iOS app Android app More

KBR's Giant New Contract


Just days after Stewart Bowen, the Special Inspector General released a new report which explains how KBR has been gouging taxpayers from inside the Green Zone, the Army announced that the company (which was split off from Halliburton this year) will divvy up another $150 billion with two other contractors -- Fluor and Dyncorp -- over the next ten years.

The results of Bowen's audit come as no surprise, because they track the kinds of abuses that whistleblowers and others working for the company and the military have said are quite common. For example, one of Bowen's conclusions is that the company lacks adequate inventory controls, and hasn't kept good track of the fuel it is disbursing.

That problem should remind everyone of the situation that ultimately led the military to cancel a gasoline contract years ago.

In a report on that earlier scam, GAO report found "a pattern of contractor management problems" at KBR, including ineffective planning, a poor materials requisition system and inadequate supervision of subcontractors.

At one point investigators working for Rep. Henry Waxman reported that KBR had charged an extra $165 million to transport the gasoline into Iraq. The situation caused an embarassed Pentagon's Defense Energy Support Center (DESC) to stop using KBR and take responsibility for its own fuel supply in April 2004. (A year after it lost the contract, KBR reportedly attempted to disrupt fuel deliveries by other subcontractors.)

Now, three years later, KBR seems to be up to its old tricks. The "inadequate controls" over the gas inventory provide another opportunity to cook the books and bilk the taxpayers. All from the comfort of the Green Zone.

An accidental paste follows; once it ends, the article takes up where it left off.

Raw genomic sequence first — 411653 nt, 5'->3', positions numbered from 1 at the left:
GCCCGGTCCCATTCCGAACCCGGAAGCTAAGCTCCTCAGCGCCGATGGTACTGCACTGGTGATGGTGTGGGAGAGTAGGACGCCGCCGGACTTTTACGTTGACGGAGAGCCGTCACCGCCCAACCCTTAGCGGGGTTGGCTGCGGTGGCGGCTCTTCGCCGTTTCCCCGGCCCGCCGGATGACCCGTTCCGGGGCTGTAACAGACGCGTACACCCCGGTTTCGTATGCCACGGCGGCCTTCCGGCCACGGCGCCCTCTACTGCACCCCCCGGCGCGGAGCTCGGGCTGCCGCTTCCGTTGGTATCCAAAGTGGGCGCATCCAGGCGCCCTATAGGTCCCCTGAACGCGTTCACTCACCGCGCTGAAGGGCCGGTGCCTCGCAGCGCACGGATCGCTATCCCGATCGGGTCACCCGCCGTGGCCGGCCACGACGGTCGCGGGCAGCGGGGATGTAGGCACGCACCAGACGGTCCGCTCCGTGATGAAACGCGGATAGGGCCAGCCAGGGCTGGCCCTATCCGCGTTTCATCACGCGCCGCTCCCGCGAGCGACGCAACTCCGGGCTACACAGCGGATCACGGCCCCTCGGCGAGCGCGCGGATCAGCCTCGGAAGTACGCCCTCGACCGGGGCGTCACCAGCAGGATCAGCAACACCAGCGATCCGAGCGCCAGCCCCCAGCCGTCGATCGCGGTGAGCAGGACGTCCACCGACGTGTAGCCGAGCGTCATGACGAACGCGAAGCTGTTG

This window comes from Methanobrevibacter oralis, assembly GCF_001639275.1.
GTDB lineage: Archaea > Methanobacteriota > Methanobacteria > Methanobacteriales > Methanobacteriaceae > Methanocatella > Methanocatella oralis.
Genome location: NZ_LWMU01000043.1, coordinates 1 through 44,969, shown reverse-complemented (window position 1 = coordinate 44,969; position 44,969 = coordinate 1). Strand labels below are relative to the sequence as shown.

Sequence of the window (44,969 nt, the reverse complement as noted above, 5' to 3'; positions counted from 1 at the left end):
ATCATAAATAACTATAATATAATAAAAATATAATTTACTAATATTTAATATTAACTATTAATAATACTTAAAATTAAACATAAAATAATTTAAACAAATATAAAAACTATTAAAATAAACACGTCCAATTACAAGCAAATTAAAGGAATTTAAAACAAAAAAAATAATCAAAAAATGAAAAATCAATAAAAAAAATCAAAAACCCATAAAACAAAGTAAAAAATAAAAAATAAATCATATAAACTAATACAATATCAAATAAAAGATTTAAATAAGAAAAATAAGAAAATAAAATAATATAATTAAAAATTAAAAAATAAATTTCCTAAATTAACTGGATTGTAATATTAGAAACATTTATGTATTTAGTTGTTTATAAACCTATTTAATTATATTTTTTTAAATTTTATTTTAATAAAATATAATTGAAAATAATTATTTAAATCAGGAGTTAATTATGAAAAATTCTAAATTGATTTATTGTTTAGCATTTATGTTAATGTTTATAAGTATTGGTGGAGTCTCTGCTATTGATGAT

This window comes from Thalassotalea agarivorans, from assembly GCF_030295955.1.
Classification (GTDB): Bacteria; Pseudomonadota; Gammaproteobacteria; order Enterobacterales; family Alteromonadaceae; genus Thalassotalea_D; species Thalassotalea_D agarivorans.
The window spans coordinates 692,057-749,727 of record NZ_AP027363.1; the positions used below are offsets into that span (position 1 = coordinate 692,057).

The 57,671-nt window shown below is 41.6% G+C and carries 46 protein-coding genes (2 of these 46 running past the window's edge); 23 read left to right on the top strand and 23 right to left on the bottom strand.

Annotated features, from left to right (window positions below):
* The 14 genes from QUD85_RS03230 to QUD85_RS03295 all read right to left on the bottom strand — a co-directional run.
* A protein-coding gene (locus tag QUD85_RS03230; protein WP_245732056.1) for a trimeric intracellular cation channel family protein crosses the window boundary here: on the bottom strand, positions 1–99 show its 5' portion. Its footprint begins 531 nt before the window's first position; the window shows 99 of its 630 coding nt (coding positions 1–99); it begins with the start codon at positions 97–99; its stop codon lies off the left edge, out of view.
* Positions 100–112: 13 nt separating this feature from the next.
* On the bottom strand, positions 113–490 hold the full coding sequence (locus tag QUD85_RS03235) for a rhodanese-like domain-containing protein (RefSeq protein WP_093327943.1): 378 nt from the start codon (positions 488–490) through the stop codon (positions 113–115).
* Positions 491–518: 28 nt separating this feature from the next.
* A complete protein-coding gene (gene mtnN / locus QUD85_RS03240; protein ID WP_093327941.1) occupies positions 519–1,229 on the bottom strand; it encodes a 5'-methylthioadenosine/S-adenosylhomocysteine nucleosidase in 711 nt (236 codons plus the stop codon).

And who was going to catch them if Bowen didn't conduct the audit?

In its 2004 report, GAO criticized military officials for failing to properly oversee Halliburton's work. GAO reported interviewing military officials who "told us that they knew nothing about LOGCAP before they deployed and had received no training regarding their roles and responsibilities."

But now that they are promising KBR and the other companies another ten years and up to $150 billion worth of contract work, the Army says hold on, it has found a solution: To beef up its ability to provide adequate oversight, it hired another contractor.

I.e., because it isn't competent enough to oversee contractors who are being hired to do the work it used to do (that's the whole point of the logistics contract to begin with), the Army has decided to hire a British-American company -- SERCO -- to oversee the three logistics contractors.

If you're beginning to think there's something absurd in all this, you wouldn't be alone. But the Army has apparently anticipated your objections. In section 1.3 of the SERCO contract -- which you can find here -- it says, "It is not the intent of this contract to have the contractor perform inherently Governmental functions, or to have the contractor make discretionary decisions for the Government relating to the program or contract support," even though that's essentially what the contract does!

This new arrangement will also make worse one of the big unresolved issues identified by Rep. Waxman and Senator Byron Dorgan over the course of their years of investigations: By adding another layer of contracts, the government has made it all the more difficult for government officials themselves to oversee the actual work.